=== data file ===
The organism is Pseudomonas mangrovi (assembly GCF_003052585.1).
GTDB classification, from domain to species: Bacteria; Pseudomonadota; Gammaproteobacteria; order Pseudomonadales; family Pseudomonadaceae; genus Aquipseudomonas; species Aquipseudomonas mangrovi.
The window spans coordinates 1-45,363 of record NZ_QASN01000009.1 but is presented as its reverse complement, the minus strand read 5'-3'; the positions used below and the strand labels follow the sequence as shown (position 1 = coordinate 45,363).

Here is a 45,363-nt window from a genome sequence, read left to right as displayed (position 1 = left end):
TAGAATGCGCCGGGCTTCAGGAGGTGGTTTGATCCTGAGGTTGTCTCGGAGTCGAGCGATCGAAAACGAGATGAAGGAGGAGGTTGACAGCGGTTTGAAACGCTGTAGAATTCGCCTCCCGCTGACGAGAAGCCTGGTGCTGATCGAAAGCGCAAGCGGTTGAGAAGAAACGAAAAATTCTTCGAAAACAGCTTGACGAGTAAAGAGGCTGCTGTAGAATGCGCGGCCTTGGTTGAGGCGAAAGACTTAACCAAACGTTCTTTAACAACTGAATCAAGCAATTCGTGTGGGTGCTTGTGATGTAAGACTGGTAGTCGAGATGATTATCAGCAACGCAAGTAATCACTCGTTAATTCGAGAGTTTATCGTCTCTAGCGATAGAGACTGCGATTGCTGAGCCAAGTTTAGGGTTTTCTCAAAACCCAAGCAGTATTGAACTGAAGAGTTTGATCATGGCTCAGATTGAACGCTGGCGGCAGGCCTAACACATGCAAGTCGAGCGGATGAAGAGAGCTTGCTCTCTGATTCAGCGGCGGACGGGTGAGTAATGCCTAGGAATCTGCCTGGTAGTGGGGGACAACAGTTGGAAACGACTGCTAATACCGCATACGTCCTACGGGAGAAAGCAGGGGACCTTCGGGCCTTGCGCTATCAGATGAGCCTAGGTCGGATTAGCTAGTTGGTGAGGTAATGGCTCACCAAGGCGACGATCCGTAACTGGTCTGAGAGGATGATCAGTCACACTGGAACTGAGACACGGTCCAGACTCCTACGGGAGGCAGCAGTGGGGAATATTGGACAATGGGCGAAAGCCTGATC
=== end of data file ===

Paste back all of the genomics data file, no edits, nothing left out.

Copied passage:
The organism is Pseudomonas mangrovi (assembly GCF_003052585.1).
GTDB classification, from domain to species: Bacteria; Pseudomonadota; Gammaproteobacteria; order Pseudomonadales; family Pseudomonadaceae; genus Aquipseudomonas; species Aquipseudomonas mangrovi.
The window spans coordinates 1-45,363 of record NZ_QASN01000009.1 but is presented as its reverse complement, the minus strand read 5'-3'; the positions used below and the strand labels follow the sequence as shown (position 1 = coordinate 45,363).

Here is a 45,363-nt window from a genome sequence, read left to right as displayed (position 1 = left end):
TAGAATGCGCCGGGCTTCAGGAGGTGGTTTGATCCTGAGGTTGTCTCGGAGTCGAGCGATCGAAAACGAGATGAAGGAGGAGGTTGACAGCGGTTTGAAACGCTGTAGAATTCGCCTCCCGCTGACGAGAAGCCTGGTGCTGATCGAAAGCGCAAGCGGTTGAGAAGAAACGAAAAATTCTTCGAAAACAGCTTGACGAGTAAAGAGGCTGCTGTAGAATGCGCGGCCTTGGTTGAGGCGAAAGACTTAACCAAACGTTCTTTAACAACTGAATCAAGCAATTCGTGTGGGTGCTTGTGATGTAAGACTGGTAGTCGAGATGATTATCAGCAACGCAAGTAATCACTCGTTAATTCGAGAGTTTATCGTCTCTAGCGATAGAGACTGCGATTGCTGAGCCAAGTTTAGGGTTTTCTCAAAACCCAAGCAGTATTGAACTGAAGAGTTTGATCATGGCTCAGATTGAACGCTGGCGGCAGGCCTAACACATGCAAGTCGAGCGGATGAAGAGAGCTTGCTCTCTGATTCAGCGGCGGACGGGTGAGTAATGCCTAGGAATCTGCCTGGTAGTGGGGGACAACAGTTGGAAACGACTGCTAATACCGCATACGTCCTACGGGAGAAAGCAGGGGACCTTCGGGCCTTGCGCTATCAGATGAGCCTAGGTCGGATTAGCTAGTTGGTGAGGTAATGGCTCACCAAGGCGACGATCCGTAACTGGTCTGAGAGGATGATCAGTCACACTGGAACTGAGACACGGTCCAGACTCCTACGGGAGGCAGCAGTGGGGAATATTGGACAATGGGCGAAAGCCTGATC